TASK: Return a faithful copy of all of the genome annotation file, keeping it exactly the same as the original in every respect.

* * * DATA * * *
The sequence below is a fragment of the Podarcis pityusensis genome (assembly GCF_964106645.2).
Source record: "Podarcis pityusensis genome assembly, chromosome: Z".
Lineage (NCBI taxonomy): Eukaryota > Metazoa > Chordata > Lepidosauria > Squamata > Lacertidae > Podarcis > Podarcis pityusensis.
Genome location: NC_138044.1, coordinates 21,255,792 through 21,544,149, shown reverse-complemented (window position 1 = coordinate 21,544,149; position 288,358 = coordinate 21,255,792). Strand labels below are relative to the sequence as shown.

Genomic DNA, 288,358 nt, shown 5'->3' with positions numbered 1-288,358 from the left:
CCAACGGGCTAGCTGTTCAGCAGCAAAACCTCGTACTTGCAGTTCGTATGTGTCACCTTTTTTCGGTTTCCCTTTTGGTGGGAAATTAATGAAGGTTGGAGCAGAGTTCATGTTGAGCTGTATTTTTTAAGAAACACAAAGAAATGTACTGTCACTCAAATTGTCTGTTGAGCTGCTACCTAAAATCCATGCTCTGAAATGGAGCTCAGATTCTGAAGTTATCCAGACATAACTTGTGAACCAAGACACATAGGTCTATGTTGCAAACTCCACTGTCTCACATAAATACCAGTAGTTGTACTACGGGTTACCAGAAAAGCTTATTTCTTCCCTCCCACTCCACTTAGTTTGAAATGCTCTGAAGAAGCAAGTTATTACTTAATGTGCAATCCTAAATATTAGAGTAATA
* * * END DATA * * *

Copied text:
The sequence below is a fragment of the Podarcis pityusensis genome (assembly GCF_964106645.2).
Source record: "Podarcis pityusensis genome assembly, chromosome: Z".
Lineage (NCBI taxonomy): Eukaryota > Metazoa > Chordata > Lepidosauria > Squamata > Lacertidae > Podarcis > Podarcis pityusensis.
Genome location: NC_138044.1, coordinates 21,255,792 through 21,544,149, shown reverse-complemented (window position 1 = coordinate 21,544,149; position 288,358 = coordinate 21,255,792). Strand labels below are relative to the sequence as shown.

Genomic DNA, 288,358 nt, shown 5'->3' with positions numbered 1-288,358 from the left:
CCAACGGGCTAGCTGTTCAGCAGCAAAACCTCGTACTTGCAGTTCGTATGTGTCACCTTTTTTCGGTTTCCCTTTTGGTGGGAAATTAATGAAGGTTGGAGCAGAGTTCATGTTGAGCTGTATTTTTTAAGAAACACAAAGAAATGTACTGTCACTCAAATTGTCTGTTGAGCTGCTACCTAAAATCCATGCTCTGAAATGGAGCTCAGATTCTGAAGTTATCCAGACATAACTTGTGAACCAAGACACATAGGTCTATGTTGCAAACTCCACTGTCTCACATAAATACCAGTAGTTGTACTACGGGTTACCAGAAAAGCTTATTTCTTCCCTCCCACTCCACTTAGTTTGAAATGCTCTGAAGAAGCAAGTTATTACTTAATGTGCAATCCTAAATATTAGAGTAATA